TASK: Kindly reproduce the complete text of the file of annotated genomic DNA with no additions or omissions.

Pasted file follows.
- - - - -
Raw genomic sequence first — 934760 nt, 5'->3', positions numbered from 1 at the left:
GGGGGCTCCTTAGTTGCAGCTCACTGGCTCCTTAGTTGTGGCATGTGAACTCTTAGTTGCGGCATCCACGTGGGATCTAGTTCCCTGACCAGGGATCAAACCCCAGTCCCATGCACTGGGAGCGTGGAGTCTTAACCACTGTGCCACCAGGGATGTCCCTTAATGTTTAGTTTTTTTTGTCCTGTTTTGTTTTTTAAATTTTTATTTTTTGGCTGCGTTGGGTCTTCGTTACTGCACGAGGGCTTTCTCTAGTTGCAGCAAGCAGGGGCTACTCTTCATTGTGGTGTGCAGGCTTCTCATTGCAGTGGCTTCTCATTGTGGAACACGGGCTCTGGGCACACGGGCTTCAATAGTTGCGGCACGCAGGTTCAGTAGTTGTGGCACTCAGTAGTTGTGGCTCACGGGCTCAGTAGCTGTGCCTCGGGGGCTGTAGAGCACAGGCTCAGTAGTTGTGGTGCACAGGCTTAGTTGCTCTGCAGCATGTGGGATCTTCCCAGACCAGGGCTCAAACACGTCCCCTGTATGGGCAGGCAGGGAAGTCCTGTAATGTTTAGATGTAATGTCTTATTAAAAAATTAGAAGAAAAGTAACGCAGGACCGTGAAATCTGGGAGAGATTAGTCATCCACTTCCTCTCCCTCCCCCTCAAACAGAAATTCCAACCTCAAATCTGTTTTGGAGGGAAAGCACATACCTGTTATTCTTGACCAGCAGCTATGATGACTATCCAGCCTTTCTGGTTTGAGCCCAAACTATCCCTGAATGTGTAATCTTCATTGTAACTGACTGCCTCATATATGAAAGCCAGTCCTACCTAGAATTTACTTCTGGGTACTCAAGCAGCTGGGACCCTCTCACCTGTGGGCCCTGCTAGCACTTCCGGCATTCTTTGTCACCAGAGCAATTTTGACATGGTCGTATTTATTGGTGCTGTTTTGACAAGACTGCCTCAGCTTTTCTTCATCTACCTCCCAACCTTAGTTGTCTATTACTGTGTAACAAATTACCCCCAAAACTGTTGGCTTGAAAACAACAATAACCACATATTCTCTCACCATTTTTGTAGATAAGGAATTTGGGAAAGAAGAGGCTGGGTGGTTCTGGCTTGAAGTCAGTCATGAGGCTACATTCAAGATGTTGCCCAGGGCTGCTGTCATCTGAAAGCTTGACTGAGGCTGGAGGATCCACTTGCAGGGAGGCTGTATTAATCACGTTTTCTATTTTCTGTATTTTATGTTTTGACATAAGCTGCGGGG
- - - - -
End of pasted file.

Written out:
Raw genomic sequence first — 934760 nt, 5'->3', positions numbered from 1 at the left:
GGGGGCTCCTTAGTTGCAGCTCACTGGCTCCTTAGTTGTGGCATGTGAACTCTTAGTTGCGGCATCCACGTGGGATCTAGTTCCCTGACCAGGGATCAAACCCCAGTCCCATGCACTGGGAGCGTGGAGTCTTAACCACTGTGCCACCAGGGATGTCCCTTAATGTTTAGTTTTTTTTGTCCTGTTTTGTTTTTTAAATTTTTATTTTTTGGCTGCGTTGGGTCTTCGTTACTGCACGAGGGCTTTCTCTAGTTGCAGCAAGCAGGGGCTACTCTTCATTGTGGTGTGCAGGCTTCTCATTGCAGTGGCTTCTCATTGTGGAACACGGGCTCTGGGCACACGGGCTTCAATAGTTGCGGCACGCAGGTTCAGTAGTTGTGGCACTCAGTAGTTGTGGCTCACGGGCTCAGTAGCTGTGCCTCGGGGGCTGTAGAGCACAGGCTCAGTAGTTGTGGTGCACAGGCTTAGTTGCTCTGCAGCATGTGGGATCTTCCCAGACCAGGGCTCAAACACGTCCCCTGTATGGGCAGGCAGGGAAGTCCTGTAATGTTTAGATGTAATGTCTTATTAAAAAATTAGAAGAAAAGTAACGCAGGACCGTGAAATCTGGGAGAGATTAGTCATCCACTTCCTCTCCCTCCCCCTCAAACAGAAATTCCAACCTCAAATCTGTTTTGGAGGGAAAGCACATACCTGTTATTCTTGACCAGCAGCTATGATGACTATCCAGCCTTTCTGGTTTGAGCCCAAACTATCCCTGAATGTGTAATCTTCATTGTAACTGACTGCCTCATATATGAAAGCCAGTCCTACCTAGAATTTACTTCTGGGTACTCAAGCAGCTGGGACCCTCTCACCTGTGGGCCCTGCTAGCACTTCCGGCATTCTTTGTCACCAGAGCAATTTTGACATGGTCGTATTTATTGGTGCTGTTTTGACAAGACTGCCTCAGCTTTTCTTCATCTACCTCCCAACCTTAGTTGTCTATTACTGTGTAACAAATTACCCCCAAAACTGTTGGCTTGAAAACAACAATAACCACATATTCTCTCACCATTTTTGTAGATAAGGAATTTGGGAAAGAAGAGGCTGGGTGGTTCTGGCTTGAAGTCAGTCATGAGGCTACATTCAAGATGTTGCCCAGGGCTGCTGTCATCTGAAAGCTTGACTGAGGCTGGAGGATCCACTTGCAGGGAGGCTGTATTAATCACGTTTTCTATTTTCTGTATTTTATGTTTTGACATAAGCTGCGGGG